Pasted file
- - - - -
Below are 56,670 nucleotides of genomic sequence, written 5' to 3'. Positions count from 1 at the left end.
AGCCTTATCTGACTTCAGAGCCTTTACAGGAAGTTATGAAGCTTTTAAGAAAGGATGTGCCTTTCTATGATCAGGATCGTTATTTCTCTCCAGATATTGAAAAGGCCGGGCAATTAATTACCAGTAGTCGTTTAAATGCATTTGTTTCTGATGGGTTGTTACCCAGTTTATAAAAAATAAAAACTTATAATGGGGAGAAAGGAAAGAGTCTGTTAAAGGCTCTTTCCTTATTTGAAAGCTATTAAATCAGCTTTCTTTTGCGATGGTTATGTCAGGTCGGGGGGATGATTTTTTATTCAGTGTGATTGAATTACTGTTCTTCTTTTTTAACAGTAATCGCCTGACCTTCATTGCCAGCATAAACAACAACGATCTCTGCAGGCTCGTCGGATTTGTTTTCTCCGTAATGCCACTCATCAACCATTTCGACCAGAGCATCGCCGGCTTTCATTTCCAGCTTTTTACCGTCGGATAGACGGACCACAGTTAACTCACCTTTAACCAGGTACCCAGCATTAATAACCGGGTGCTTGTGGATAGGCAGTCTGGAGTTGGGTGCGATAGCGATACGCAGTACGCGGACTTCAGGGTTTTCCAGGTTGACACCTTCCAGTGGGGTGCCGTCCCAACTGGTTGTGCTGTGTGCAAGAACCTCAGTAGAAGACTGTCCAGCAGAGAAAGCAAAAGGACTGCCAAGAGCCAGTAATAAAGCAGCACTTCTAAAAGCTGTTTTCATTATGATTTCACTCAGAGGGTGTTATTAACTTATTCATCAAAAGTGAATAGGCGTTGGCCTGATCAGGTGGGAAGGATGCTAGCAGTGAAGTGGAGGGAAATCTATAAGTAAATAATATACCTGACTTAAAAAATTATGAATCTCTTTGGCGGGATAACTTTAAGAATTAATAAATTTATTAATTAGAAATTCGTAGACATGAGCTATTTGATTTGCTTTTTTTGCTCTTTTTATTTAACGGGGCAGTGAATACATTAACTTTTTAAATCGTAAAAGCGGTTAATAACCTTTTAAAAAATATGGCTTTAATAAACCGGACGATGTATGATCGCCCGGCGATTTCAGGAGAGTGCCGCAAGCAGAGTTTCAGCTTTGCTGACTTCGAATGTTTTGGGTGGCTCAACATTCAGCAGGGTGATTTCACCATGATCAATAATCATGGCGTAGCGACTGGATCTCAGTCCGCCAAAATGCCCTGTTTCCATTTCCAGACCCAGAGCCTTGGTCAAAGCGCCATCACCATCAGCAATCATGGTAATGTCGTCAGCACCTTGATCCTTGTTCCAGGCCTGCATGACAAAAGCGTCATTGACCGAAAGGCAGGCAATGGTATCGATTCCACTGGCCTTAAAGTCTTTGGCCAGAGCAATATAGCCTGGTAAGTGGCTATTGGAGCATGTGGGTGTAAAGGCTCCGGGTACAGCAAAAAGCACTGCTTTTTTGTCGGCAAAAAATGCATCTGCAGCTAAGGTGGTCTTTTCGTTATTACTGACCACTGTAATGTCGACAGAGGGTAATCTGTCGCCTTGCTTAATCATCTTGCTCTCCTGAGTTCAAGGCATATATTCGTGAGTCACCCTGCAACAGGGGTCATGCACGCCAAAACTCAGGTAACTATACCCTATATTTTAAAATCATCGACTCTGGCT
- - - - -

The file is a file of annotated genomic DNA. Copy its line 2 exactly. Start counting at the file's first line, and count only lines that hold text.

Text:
AGCCTTATCTGACTTCAGAGCCTTTACAGGAAGTTATGAAGCTTTTAAGAAAGGATGTGCCTTTCTATGATCAGGATCGTTATTTCTCTCCAGATATTGAAAAGGCCGGGCAATTAATTACCAGTAGTCGTTTAAATGCATTTGTTTCTGATGGGTTGTTACCCAGTTTATAAAAAATAAAAACTTATAATGGGGAGAAAGGAAAGAGTCTGTTAAAGGCTCTTTCCTTATTTGAAAGCTATTAAATCAGCTTTCTTTTGCGATGGTTATGTCAGGTCGGGGGGATGATTTTTTATTCAGTGTGATTGAATTACTGTTCTTCTTTTTTAACAGTAATCGCCTGACCTTCATTGCCAGCATAAACAACAACGATCTCTGCAGGCTCGTCGGATTTGTTTTCTCCGTAATGCCACTCATCAACCATTTCGACCAGAGCATCGCCGGCTTTCATTTCCAGCTTTTTACCGTCGGATAGACGGACCACAGTTAACTCACCTTTAACCAGGTACCCAGCATTAATAACCGGGTGCTTGTGGATAGGCAGTCTGGAGTTGGGTGCGATAGCGATACGCAGTACGCGGACTTCAGGGTTTTCCAGGTTGACACCTTCCAGTGGGGTGCCGTCCCAACTGGTTGTGCTGTGTGCAAGAACCTCAGTAGAAGACTGTCCAGCAGAGAAAGCAAAAGGACTGCCAAGAGCCAGTAATAAAGCAGCACTTCTAAAAGCTGTTTTCATTATGATTTCACTCAGAGGGTGTTATTAACTTATTCATCAAAAGTGAATAGGCGTTGGCCTGATCAGGTGGGAAGGATGCTAGCAGTGAAGTGGAGGGAAATCTATAAGTAAATAATATACCTGACTTAAAAAATTATGAATCTCTTTGGCGGGATAACTTTAAGAATTAATAAATTTATTAATTAGAAATTCGTAGACATGAGCTATTTGATTTGCTTTTTTTGCTCTTTTTATTTAACGGGGCAGTGAATACATTAACTTTTTAAATCGTAAAAGCGGTTAATAACCTTTTAAAAAATATGGCTTTAATAAACCGGACGATGTATGATCGCCCGGCGATTTCAGGAGAGTGCCGCAAGCAGAGTTTCAGCTTTGCTGACTTCGAATGTTTTGGGTGGCTCAACATTCAGCAGGGTGATTTCACCATGATCAATAATCATGGCGTAGCGACTGGATCTCAGTCCGCCAAAATGCCCTGTTTCCATTTCCAGACCCAGAGCCTTGGTCAAAGCGCCATCACCATCAGCAATCATGGTAATGTCGTCAGCACCTTGATCCTTGTTCCAGGCCTGCATGACAAAAGCGTCATTGACCGAAAGGCAGGCAATGGTATCGATTCCACTGGCCTTAAAGTCTTTGGCCAGAGCAATATAGCCTGGTAAGTGGCTATTGGAGCATGTGGGTGTAAAGGCTCCGGGTACAGCAAAAAGCACTGCTTTTTTGTCGGCAAAAAATGCATCTGCAGCTAAGGTGGTCTTTTCGTTATTACTGACCACTGTAATGTCGACAGAGGGTAATCTGTCGCCTTGCTTAATCATCTTGCTCTCCTGAGTTCAAGGCATATATTCGTGAGTCACCCTGCAACAGGGGTCATGCACGCCAAAACTCAGGTAACTATACCCTATATTTTAAAATCATCGACTCTGGCT